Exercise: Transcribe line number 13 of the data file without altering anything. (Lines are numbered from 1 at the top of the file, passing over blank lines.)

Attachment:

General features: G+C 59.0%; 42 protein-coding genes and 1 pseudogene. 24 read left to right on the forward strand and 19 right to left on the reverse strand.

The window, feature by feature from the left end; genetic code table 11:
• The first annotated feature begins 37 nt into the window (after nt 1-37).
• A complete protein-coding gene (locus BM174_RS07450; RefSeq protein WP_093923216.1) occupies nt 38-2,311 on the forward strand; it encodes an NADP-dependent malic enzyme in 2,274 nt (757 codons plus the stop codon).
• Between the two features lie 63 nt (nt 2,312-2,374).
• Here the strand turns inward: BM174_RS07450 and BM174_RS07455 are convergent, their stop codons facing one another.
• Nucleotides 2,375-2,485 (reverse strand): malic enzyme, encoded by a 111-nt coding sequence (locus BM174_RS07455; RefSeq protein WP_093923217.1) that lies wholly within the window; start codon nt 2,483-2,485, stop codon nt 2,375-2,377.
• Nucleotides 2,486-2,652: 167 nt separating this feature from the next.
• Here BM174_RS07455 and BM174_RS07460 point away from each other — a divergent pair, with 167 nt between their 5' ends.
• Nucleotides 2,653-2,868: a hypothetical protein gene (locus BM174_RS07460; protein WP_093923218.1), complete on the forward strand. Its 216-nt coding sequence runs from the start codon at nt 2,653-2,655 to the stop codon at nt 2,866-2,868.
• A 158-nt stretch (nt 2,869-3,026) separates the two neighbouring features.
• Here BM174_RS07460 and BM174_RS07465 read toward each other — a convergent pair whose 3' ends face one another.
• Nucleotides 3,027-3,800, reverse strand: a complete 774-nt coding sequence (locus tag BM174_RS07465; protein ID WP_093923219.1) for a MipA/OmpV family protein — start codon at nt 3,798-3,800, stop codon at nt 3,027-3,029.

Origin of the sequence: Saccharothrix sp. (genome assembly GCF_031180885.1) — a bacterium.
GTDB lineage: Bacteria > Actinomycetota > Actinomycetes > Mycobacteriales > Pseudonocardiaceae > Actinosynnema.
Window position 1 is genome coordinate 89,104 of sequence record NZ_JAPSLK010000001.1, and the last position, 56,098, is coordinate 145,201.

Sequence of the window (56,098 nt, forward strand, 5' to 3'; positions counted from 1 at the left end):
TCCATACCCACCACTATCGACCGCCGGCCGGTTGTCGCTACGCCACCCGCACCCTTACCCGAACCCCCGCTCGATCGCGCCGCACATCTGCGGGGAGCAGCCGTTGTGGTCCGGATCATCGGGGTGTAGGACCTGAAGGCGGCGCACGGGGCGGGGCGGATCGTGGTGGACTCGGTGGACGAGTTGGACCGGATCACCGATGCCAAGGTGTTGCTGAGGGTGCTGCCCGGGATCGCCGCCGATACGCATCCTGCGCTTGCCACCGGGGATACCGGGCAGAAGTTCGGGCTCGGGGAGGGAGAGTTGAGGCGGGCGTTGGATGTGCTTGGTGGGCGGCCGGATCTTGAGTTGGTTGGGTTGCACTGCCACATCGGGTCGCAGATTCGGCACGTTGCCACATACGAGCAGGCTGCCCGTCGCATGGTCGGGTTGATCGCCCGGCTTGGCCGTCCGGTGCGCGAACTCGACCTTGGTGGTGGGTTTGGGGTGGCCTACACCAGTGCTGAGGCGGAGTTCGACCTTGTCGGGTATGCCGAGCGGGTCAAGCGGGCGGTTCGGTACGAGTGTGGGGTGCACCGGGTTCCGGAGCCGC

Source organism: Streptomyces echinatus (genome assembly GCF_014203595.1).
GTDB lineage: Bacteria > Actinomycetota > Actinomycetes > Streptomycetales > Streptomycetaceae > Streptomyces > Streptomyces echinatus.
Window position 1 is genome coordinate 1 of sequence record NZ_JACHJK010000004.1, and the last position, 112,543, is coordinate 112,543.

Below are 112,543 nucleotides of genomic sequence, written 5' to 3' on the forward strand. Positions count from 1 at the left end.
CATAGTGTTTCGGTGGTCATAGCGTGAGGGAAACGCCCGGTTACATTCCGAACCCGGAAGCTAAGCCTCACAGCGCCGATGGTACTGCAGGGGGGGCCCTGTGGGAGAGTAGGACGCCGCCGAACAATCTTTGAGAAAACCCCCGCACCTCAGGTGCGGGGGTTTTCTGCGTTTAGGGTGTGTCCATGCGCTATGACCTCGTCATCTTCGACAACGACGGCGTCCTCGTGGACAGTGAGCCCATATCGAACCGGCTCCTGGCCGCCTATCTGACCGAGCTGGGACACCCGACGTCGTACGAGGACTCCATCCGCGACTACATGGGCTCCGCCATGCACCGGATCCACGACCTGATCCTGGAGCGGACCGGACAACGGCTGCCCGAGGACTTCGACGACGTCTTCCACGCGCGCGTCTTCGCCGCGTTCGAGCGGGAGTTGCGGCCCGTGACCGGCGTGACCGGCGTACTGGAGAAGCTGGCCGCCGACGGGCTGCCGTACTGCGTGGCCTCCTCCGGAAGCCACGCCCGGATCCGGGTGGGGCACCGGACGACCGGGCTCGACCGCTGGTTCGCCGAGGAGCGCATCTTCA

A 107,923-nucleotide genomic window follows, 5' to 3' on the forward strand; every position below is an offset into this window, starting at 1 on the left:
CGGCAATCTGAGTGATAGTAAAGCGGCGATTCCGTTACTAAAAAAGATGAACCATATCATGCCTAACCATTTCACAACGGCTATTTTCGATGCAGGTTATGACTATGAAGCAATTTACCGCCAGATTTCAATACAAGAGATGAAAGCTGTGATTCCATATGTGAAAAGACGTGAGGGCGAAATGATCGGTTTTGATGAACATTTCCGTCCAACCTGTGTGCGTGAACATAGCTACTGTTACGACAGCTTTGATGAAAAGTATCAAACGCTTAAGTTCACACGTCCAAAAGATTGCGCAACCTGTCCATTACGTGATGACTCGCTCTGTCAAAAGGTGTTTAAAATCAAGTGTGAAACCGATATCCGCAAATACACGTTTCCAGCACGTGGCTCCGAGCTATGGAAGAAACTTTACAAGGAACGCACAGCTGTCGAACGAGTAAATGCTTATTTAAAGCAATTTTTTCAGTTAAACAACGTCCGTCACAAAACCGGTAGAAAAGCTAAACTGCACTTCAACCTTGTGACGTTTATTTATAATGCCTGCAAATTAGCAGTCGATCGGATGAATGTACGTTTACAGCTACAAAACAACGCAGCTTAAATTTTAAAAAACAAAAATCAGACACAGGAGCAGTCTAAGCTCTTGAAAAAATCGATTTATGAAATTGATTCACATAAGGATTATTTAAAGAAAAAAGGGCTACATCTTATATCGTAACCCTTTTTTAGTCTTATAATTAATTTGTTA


• Nucleotides 3,027-3,800, reverse strand: a complete 774-nt coding sequence (locus tag BM174_RS07465; protein ID WP_093923219.1) for a MipA/OmpV family protein — start codon at nt 3,798-3,800, stop codon at nt 3,027-3,029.